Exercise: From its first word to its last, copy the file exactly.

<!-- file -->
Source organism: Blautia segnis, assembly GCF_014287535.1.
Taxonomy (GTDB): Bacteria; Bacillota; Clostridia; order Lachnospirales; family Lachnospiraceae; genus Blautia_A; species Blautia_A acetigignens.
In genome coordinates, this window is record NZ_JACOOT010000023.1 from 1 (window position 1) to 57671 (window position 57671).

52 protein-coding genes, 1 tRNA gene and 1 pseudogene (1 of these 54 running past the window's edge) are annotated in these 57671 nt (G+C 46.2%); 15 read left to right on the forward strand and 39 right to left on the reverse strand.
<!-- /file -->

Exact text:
Source organism: Blautia segnis, assembly GCF_014287535.1.
Taxonomy (GTDB): Bacteria; Bacillota; Clostridia; order Lachnospirales; family Lachnospiraceae; genus Blautia_A; species Blautia_A acetigignens.
In genome coordinates, this window is record NZ_JACOOT010000023.1 from 1 (window position 1) to 57671 (window position 57671).

52 protein-coding genes, 1 tRNA gene and 1 pseudogene (1 of these 54 running past the window's edge) are annotated in these 57671 nt (G+C 46.2%); 15 read left to right on the forward strand and 39 right to left on the reverse strand.